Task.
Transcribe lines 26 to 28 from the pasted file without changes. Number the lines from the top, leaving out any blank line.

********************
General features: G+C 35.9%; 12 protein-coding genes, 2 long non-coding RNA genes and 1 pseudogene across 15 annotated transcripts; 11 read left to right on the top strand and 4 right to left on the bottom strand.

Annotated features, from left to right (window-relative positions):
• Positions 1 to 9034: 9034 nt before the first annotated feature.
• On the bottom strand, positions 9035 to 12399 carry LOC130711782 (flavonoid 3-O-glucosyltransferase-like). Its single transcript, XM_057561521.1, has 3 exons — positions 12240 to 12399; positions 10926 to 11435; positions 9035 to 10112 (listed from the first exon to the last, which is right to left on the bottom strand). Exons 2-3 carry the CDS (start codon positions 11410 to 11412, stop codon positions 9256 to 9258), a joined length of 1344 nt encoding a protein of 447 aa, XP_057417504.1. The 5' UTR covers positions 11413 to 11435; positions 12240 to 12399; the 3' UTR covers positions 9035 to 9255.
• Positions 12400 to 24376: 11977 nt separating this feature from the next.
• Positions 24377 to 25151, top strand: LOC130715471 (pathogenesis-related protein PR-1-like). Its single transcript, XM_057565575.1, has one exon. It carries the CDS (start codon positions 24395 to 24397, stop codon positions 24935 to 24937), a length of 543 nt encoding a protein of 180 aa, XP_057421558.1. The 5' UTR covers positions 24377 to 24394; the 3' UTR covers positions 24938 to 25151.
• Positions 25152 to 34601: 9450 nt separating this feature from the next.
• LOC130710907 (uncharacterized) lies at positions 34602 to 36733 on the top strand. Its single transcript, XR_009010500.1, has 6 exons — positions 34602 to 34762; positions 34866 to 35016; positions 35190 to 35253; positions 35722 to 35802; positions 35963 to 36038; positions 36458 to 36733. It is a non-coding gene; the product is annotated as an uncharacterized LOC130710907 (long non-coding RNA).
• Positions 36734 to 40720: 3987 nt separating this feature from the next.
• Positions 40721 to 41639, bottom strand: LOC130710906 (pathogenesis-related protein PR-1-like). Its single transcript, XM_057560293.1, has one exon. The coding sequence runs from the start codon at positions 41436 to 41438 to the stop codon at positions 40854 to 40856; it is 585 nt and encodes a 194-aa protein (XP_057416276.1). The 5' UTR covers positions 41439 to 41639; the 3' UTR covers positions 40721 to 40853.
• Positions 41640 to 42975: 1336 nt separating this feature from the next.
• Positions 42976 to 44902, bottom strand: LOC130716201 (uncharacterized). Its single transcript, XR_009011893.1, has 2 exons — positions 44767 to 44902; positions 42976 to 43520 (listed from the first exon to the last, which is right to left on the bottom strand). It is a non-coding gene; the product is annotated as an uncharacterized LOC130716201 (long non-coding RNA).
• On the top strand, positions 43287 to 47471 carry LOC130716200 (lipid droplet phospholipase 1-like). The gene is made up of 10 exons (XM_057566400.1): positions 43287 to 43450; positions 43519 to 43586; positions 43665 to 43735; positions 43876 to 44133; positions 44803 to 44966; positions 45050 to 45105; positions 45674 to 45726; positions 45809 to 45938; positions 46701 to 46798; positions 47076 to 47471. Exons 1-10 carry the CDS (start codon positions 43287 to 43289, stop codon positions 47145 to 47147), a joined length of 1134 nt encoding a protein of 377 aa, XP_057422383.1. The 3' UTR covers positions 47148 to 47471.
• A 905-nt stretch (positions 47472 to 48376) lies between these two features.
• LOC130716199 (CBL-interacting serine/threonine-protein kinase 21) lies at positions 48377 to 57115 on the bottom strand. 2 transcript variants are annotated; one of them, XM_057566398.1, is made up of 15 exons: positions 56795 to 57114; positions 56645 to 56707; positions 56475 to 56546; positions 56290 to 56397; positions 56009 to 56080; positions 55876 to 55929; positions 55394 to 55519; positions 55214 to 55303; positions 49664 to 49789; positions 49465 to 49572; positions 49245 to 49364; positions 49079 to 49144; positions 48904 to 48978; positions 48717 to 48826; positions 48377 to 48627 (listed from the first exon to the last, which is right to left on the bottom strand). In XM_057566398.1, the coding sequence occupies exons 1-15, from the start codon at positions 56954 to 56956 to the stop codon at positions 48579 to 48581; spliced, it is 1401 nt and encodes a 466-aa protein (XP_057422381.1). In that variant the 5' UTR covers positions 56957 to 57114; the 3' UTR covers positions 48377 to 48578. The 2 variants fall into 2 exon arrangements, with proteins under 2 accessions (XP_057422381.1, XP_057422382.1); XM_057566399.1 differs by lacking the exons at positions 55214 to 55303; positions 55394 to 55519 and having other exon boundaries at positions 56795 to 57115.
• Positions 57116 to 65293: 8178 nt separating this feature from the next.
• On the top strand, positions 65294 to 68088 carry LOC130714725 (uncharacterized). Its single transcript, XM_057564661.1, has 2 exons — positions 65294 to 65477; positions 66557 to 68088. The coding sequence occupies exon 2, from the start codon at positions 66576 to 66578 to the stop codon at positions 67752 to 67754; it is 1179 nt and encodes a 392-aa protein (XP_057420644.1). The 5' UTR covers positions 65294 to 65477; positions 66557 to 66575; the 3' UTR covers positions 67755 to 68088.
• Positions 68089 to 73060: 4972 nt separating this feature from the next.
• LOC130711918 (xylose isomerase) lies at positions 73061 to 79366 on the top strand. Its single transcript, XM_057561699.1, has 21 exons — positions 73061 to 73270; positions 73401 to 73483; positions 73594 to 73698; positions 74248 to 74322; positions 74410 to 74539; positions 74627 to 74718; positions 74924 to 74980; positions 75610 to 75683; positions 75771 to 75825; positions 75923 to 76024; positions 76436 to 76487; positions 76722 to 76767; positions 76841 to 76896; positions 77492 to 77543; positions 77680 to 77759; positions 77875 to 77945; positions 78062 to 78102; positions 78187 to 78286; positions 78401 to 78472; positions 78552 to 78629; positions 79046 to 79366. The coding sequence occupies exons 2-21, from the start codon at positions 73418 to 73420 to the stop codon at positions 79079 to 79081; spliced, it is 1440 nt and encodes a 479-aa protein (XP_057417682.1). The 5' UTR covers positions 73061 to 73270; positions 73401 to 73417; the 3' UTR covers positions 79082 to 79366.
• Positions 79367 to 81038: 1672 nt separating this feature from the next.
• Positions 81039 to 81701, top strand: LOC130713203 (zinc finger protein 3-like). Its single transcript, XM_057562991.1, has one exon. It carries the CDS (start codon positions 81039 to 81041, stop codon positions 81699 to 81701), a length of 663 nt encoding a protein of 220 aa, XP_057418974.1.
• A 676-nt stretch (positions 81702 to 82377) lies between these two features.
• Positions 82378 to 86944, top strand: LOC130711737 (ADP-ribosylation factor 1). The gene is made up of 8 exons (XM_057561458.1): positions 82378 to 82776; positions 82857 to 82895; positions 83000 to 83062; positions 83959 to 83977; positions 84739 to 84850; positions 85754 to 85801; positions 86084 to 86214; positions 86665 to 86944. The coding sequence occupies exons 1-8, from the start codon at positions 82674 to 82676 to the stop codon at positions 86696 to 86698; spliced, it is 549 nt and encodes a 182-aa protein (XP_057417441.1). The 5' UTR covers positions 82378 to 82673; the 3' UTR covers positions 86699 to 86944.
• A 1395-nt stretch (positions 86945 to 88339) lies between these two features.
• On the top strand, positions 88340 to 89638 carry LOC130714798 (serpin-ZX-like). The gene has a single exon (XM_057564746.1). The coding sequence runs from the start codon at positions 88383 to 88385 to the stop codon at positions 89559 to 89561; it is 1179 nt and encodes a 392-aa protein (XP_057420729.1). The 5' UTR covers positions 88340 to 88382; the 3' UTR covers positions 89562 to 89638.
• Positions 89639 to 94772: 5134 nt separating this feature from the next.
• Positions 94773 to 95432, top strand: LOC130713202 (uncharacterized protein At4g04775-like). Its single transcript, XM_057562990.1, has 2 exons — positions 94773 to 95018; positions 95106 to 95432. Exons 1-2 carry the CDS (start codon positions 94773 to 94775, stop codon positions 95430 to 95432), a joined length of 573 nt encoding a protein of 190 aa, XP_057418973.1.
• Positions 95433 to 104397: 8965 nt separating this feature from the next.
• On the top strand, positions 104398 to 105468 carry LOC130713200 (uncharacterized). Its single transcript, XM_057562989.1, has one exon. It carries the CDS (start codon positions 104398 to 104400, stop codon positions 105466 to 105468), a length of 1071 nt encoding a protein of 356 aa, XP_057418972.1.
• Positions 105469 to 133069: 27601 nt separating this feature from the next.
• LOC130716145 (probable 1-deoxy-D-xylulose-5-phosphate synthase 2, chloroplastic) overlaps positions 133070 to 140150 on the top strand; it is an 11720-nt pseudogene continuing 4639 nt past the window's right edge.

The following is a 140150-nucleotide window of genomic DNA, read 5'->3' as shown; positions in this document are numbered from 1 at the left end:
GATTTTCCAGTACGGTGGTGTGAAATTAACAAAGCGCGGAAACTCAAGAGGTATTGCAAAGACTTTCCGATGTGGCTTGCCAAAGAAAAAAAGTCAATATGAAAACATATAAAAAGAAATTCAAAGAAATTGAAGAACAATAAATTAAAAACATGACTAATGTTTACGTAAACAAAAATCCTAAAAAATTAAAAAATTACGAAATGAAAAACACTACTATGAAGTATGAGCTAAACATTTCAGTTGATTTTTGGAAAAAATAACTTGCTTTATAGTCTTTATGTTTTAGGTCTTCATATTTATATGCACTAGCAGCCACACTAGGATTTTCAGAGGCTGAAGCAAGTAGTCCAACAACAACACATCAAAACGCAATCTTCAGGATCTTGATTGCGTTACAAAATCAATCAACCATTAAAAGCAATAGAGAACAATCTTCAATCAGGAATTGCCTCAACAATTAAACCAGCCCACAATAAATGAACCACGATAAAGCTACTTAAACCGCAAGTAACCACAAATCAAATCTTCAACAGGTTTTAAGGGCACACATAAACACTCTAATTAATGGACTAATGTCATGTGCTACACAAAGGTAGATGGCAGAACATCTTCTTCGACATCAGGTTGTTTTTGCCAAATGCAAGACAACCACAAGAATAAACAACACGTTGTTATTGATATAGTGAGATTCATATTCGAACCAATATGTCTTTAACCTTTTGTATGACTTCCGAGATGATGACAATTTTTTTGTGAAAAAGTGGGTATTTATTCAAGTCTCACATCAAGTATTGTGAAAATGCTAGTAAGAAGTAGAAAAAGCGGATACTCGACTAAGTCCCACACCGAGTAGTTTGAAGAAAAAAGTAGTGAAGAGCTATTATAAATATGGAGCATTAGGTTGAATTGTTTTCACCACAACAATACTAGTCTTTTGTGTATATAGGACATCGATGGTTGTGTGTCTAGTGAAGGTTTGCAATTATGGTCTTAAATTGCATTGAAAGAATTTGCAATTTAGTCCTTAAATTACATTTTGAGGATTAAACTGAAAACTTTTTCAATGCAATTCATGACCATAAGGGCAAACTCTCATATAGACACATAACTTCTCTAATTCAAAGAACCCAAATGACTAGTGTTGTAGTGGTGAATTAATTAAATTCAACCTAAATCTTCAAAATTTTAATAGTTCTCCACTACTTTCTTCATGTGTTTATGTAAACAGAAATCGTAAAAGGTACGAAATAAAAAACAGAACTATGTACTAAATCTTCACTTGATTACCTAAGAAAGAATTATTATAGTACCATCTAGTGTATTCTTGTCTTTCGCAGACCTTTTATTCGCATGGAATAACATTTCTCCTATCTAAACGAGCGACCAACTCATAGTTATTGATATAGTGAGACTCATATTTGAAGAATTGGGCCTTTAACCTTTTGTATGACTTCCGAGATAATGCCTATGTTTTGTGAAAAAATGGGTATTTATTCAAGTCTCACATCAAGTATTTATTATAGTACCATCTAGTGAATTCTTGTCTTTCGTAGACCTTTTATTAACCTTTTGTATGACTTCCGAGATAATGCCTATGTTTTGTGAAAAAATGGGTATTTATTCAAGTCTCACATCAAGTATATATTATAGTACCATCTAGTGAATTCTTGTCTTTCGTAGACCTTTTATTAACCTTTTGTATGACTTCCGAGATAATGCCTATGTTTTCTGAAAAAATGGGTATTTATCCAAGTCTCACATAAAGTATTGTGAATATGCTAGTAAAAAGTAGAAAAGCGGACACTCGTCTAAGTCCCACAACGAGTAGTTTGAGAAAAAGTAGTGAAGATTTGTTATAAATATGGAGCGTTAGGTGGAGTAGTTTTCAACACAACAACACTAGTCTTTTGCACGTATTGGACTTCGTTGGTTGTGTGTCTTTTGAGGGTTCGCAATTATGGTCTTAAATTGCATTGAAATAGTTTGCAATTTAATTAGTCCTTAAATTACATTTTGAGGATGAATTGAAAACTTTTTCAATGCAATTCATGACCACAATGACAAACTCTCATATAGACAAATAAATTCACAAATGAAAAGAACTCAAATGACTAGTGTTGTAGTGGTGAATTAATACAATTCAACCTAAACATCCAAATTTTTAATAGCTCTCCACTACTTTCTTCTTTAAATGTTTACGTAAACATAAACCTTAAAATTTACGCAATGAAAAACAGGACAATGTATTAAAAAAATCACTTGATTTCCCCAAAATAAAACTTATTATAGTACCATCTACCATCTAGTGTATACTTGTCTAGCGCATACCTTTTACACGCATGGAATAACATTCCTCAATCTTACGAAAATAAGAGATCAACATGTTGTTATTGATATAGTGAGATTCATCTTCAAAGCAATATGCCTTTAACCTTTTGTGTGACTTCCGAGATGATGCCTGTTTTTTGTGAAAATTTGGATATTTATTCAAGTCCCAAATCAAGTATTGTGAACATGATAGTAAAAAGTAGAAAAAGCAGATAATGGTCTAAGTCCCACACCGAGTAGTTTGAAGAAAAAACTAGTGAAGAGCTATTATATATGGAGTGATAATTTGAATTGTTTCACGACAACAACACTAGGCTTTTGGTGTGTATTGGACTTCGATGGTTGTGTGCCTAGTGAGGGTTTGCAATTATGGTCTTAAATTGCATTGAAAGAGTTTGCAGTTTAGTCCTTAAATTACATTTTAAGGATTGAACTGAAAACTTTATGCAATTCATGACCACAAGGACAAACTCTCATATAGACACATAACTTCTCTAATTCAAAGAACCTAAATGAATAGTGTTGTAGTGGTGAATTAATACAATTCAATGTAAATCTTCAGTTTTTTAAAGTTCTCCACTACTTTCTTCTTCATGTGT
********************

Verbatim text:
• Positions 89639 to 94772: 5134 nt separating this feature from the next.
• Positions 94773 to 95432, top strand: LOC130713202 (uncharacterized protein At4g04775-like). Its single transcript, XM_057562990.1, has 2 exons — positions 94773 to 95018; positions 95106 to 95432. Exons 1-2 carry the CDS (start codon positions 94773 to 94775, stop codon positions 95430 to 95432), a joined length of 573 nt encoding a protein of 190 aa, XP_057418973.1.
• Positions 95433 to 104397: 8965 nt separating this feature from the next.